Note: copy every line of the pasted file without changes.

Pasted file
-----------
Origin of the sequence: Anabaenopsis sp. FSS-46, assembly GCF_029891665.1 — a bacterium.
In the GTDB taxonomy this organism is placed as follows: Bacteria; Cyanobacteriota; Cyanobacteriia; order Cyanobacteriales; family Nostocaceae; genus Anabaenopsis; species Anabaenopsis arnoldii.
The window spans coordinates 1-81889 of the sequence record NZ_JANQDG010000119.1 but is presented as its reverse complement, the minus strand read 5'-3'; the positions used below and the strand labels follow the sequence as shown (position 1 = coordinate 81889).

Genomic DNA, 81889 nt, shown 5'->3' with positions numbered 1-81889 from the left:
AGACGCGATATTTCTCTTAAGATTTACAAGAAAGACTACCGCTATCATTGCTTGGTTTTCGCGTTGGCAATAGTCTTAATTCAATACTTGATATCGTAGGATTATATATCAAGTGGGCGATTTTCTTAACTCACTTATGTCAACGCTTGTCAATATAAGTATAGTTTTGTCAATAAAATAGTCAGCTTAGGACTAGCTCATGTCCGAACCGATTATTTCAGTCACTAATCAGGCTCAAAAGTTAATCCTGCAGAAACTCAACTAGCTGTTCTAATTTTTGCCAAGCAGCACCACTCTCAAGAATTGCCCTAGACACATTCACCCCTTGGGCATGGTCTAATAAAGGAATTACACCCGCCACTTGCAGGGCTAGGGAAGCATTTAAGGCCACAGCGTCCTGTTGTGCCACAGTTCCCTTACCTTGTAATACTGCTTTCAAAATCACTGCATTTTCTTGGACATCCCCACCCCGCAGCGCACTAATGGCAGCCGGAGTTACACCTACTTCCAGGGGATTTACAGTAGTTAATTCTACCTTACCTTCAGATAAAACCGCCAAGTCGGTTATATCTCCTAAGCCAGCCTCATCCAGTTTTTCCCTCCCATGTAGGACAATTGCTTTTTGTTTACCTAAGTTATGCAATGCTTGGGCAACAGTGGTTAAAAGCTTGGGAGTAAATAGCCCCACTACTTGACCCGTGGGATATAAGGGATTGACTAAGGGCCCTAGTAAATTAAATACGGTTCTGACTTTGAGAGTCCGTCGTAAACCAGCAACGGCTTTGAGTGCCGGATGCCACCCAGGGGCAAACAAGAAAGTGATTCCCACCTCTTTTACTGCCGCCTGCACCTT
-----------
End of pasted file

Origin of the sequence: Anabaenopsis sp. FSS-46, assembly GCF_029891665.1 — a bacterium.
In the GTDB taxonomy this organism is placed as follows: Bacteria; Cyanobacteriota; Cyanobacteriia; order Cyanobacteriales; family Nostocaceae; genus Anabaenopsis; species Anabaenopsis arnoldii.
The window spans coordinates 1-81889 of the sequence record NZ_JANQDG010000119.1 but is presented as its reverse complement, the minus strand read 5'-3'; the positions used below and the strand labels follow the sequence as shown (position 1 = coordinate 81889).

Genomic DNA, 81889 nt, shown 5'->3' with positions numbered 1-81889 from the left:
AGACGCGATATTTCTCTTAAGATTTACAAGAAAGACTACCGCTATCATTGCTTGGTTTTCGCGTTGGCAATAGTCTTAATTCAATACTTGATATCGTAGGATTATATATCAAGTGGGCGATTTTCTTAACTCACTTATGTCAACGCTTGTCAATATAAGTATAGTTTTGTCAATAAAATAGTCAGCTTAGGACTAGCTCATGTCCGAACCGATTATTTCAGTCACTAATCAGGCTCAAAAGTTAATCCTGCAGAAACTCAACTAGCTGTTCTAATTTTTGCCAAGCAGCACCACTCTCAAGAATTGCCCTAGACACATTCACCCCTTGGGCATGGTCTAATAAAGGAATTACACCCGCCACTTGCAGGGCTAGGGAAGCATTTAAGGCCACAGCGTCCTGTTGTGCCACAGTTCCCTTACCTTGTAATACTGCTTTCAAAATCACTGCATTTTCTTGGACATCCCCACCCCGCAGCGCACTAATGGCAGCCGGAGTTACACCTACTTCCAGGGGATTTACAGTAGTTAATTCTACCTTACCTTCAGATAAAACCGCCAAGTCGGTTATATCTCCTAAGCCAGCCTCATCCAGTTTTTCCCTCCCATGTAGGACAATTGCTTTTTGTTTACCTAAGTTATGCAATGCTTGGGCAACAGTGGTTAAAAGCTTGGGAGTAAATAGCCCCACTACTTGACCCGTGGGATATAAGGGATTGACTAAGGGCCCTAGTAAATTAAATACGGTTCTGACTTTGAGAGTCCGTCGTAAACCAGCAACGGCTTTGAGTGCCGGATGCCACCCAGGGGCAAACAAGAAAGTGATTCCCACCTCTTTTACTGCCGCCTGCACCTT